The errant baseline skewed analysis of the future of the project as it compared future emissions with emissions related to the project rather than conditions without the project. CARB's failure to properly analyze the 2010 LCFS standards resulted in a misleading review of the project as NOx emissions increased between 2009 and 2014 along with the rise in the use of biodiesel. CARB's error, the court found, deprived the public of information about CARB's willingness to allow an increase in NOx emissions in order to reduce GHG emissions. (Slip op. at 34.)


Although the court found that CARB's second attempt to comply with CEQA failed, the court revisited its discretion to fashion appropriate remedy. First, the court found that the ADF regulations are severable from the LCFS regulations, and that they were not tainted by CARB's erroneous review of NOx emissions. Therefore, the relief granted in the appeal allowed the ADF regulations to continue while CARB addresses the NOx emissions. (Slip op. at 49.)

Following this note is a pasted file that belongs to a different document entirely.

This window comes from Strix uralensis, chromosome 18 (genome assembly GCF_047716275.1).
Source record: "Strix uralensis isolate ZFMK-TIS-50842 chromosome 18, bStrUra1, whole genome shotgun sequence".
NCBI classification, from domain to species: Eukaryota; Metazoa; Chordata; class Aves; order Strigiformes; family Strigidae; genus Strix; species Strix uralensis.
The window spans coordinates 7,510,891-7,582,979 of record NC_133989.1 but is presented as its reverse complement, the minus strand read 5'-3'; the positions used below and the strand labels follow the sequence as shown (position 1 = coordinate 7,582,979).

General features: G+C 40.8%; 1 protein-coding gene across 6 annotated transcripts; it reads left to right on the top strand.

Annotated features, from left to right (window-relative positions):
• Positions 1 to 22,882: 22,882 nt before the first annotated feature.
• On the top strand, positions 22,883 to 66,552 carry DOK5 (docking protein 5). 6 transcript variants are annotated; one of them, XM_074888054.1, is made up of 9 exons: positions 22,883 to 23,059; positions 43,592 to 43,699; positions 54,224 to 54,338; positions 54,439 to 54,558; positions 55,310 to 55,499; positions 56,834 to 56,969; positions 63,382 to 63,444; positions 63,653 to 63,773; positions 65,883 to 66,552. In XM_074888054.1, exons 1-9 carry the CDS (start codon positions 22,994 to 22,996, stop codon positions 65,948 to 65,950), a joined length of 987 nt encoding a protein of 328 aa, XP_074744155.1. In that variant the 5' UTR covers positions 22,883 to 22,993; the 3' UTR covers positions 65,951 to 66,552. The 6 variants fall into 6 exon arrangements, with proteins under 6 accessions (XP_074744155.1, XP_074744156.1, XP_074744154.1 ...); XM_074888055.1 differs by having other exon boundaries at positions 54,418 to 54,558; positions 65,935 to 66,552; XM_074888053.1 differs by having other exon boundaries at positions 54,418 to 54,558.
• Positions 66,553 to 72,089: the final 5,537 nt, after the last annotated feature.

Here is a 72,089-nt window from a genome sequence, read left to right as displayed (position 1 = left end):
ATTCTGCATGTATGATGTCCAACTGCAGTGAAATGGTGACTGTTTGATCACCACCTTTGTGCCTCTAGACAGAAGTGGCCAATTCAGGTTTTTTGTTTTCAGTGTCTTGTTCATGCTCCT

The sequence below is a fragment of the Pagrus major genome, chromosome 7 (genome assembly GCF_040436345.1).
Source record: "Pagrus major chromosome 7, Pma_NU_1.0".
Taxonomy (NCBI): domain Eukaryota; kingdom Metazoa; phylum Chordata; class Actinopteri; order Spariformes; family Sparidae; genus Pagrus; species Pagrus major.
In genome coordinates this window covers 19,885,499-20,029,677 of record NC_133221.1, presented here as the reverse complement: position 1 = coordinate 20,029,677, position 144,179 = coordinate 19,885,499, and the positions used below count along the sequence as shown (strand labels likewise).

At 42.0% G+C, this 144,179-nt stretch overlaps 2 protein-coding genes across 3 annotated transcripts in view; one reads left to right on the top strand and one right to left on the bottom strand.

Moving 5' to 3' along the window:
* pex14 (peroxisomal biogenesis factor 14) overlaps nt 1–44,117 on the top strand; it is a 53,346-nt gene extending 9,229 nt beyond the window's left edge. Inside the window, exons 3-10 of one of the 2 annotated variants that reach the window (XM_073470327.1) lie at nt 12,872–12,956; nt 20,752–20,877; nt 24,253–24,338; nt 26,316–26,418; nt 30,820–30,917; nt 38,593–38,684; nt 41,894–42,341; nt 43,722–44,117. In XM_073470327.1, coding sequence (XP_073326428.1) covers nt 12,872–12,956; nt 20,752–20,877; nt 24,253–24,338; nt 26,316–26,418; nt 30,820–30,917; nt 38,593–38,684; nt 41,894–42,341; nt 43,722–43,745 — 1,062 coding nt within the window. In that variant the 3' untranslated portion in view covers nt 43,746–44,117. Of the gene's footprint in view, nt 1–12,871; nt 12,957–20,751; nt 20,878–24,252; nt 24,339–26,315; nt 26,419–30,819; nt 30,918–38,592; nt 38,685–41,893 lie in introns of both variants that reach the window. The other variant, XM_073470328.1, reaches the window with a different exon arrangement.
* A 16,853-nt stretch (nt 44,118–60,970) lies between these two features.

Second, as in POET I, the court independently found that, although the provisions of the LCFS regulations could increase NOx emissions due to an increase in use in biodiesel, suspending the LCFS regulations while CARB performs corrective review would result in increased emissions of GHGs. "In other words, leaving the category of diesel fuel and its substitutes unregulated by the LCFS regulations would mean reporting entities would not need to lower the average carbon content of those fuels." (Slip op. at 57.) Weighing the balance of potential increase in NOx against the certain increase in GHG, the court concluded that on balance it was more environmentally beneficial to leave the LCFS standards in place, despite CARB's invalidated CEQA review. Therefore, the court directed that the LCFS regulations should remain in effect while CARB makes a third attempt at analyzing NOx emissions from the project. (Slip op. at 60.)


The POET II case is noteworthy for two reasons: